Jammie Thomas-Rasset, who was found guilty by a jury of her peers and fined for file-sharing in 2007, has again been found guilty and fined for file-sharing. Despite the presence of celebrity legal academic and poker lobbyist Charlie Nesson, the re-re-run was unsuccessful. This was the third trial for the same offences; the fine has been increased, and her lawyers plan to ... appeal again.
Thomas (her name at the time of the first trial) became the first defendant to take RIAA members' file-sharing accusations to court. Unlike thousands of others, she rejected an out-of-court settlement, preferring to argue her innocence in front of a Minnesota jury in 2007. The jury found her list of excuses implausible, and the Duluth judge imposed a fine of £220,000. Thomas was sharing 24 songs on Kazaa, and the statutory fine can be imposed anywhere between $750 and $30,000 per infringement, with a $150,000 ceiling for wilful violation, aimed at wilful infringers. The court placed the fine somewhere in the middle, at $9,250 per song.
The music and movie industry argues that P2P software turns everyone into a potential industrial scale pirate: turning a home PC into a server farm capable of delivering infringing material to hundreds of concurrent users. But the law doesn't require the plaintiff to show evidence of such infringement - they merely need to show evidence of sharing, not quantify downloads. This became relevant as Thomas pushed for a retrial.
An appeals court found one of the instructions to the jury in the original had prejudiced her chances of a fair trial. The judge had implied that making something available was proof of download - it wasn't.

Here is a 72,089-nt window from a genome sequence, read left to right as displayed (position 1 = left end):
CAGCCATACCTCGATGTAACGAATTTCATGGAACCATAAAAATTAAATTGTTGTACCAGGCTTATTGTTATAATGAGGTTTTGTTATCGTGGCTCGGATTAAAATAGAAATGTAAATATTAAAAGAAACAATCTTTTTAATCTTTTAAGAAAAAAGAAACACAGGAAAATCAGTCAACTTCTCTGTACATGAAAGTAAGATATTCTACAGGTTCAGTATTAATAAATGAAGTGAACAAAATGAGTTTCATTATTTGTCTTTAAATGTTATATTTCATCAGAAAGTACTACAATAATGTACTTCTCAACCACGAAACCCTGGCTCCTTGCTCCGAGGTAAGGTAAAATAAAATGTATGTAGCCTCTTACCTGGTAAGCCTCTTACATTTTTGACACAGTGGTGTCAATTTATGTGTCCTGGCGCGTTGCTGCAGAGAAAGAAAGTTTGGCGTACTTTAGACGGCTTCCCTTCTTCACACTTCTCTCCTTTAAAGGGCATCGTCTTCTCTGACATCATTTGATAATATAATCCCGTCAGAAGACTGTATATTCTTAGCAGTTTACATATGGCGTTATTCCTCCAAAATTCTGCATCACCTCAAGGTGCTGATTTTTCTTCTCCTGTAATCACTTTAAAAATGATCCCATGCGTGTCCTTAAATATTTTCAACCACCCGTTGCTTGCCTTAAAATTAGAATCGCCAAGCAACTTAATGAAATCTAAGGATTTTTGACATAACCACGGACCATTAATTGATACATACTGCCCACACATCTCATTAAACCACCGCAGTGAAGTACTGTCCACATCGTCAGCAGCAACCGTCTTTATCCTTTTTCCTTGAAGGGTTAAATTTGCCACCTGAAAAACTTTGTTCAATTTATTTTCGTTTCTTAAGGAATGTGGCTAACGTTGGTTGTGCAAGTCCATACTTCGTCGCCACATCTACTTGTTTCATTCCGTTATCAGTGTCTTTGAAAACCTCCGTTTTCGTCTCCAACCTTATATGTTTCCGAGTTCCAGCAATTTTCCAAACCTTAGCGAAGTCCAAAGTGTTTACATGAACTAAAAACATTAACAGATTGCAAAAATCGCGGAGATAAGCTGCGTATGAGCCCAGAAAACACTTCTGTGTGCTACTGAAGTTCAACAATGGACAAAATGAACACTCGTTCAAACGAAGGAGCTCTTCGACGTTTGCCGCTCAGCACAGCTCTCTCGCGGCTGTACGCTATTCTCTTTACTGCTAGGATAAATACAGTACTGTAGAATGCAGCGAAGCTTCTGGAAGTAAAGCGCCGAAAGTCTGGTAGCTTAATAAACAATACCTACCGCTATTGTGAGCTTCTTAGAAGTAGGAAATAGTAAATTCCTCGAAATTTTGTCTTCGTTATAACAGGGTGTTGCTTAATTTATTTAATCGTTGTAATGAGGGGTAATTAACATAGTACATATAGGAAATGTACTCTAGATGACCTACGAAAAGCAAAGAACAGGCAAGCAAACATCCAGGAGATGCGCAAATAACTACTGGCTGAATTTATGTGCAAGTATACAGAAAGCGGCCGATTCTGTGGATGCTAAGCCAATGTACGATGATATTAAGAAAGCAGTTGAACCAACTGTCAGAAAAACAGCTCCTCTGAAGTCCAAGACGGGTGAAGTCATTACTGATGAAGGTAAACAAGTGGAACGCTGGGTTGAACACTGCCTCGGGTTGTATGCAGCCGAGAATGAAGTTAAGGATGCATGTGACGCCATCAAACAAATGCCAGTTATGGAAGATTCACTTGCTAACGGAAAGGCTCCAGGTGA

So a second trial took place last year, but this reaffirmed her guilt, and merely increased her fine eightfold to $220,000, or an eye-watering $1.92m. This embarrassed even the plaintiffs - and was appealed. The appeal reduced damages to $54,000 per offence - three times the minimum. Judge Michael Davis implied anything higher was unreasonable. Thomas-Rasset continued to maintain her innocence, and pushed for a third trial.
By this stage the major labels had long since abandoned the pursuit of individual file-sharers, merely letting the cases in motion work their way through the courts. (It's the individual major labels who sue the file-sharers. The RIAA is a trade group). The lawsuits hadn't netted them any money, hadn't reduced infringement, and the RIAA and its major members had become a lightning rod for popular discontent. The plaintiffs made a settlement offer of $25,000 which would go to charity - which Thomas-Rasset rejected.
"It is Groundhog Day," Judge Davis said as he opened the trial this week. Nesson had filed a last-minute friend of the court brief on Friday - rejected by the Judge - and showed up uninvited for the jury selection. The court then reran the previous two trials. The jury was invited to estimate the damages based on the market value of the songs - a total of $24. This was comprehensively rejected; the fines are set at $1.5m.
So where does the fight leave everyone?
Copyright and the statutory damages framework are unchanged - as they were after the Tenenbaum verdict, in which Nesson had vowed to "put the record industry on trial." Thomas-Rasset maintains her innocent in defiance of all reason - part of the reason for the original guilty verdict three years ago was that her peers felt she was insulting their intelligence, and wasting public money by bringing such a weak case to court. The plaintiffs will never see the damages, and don't want it anyway. The defendant's lawyers have been working pro bono, so there's an opportunity cost for them, too.
Nobody has become richer, or wiser. And Thomas-Rasset insists it must drag on. ®